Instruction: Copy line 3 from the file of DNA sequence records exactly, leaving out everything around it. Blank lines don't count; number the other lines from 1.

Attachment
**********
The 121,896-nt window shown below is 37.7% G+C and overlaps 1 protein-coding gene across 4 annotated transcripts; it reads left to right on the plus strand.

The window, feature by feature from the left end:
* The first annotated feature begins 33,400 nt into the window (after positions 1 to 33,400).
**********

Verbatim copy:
* The first annotated feature begins 33,400 nt into the window (after positions 1 to 33,400).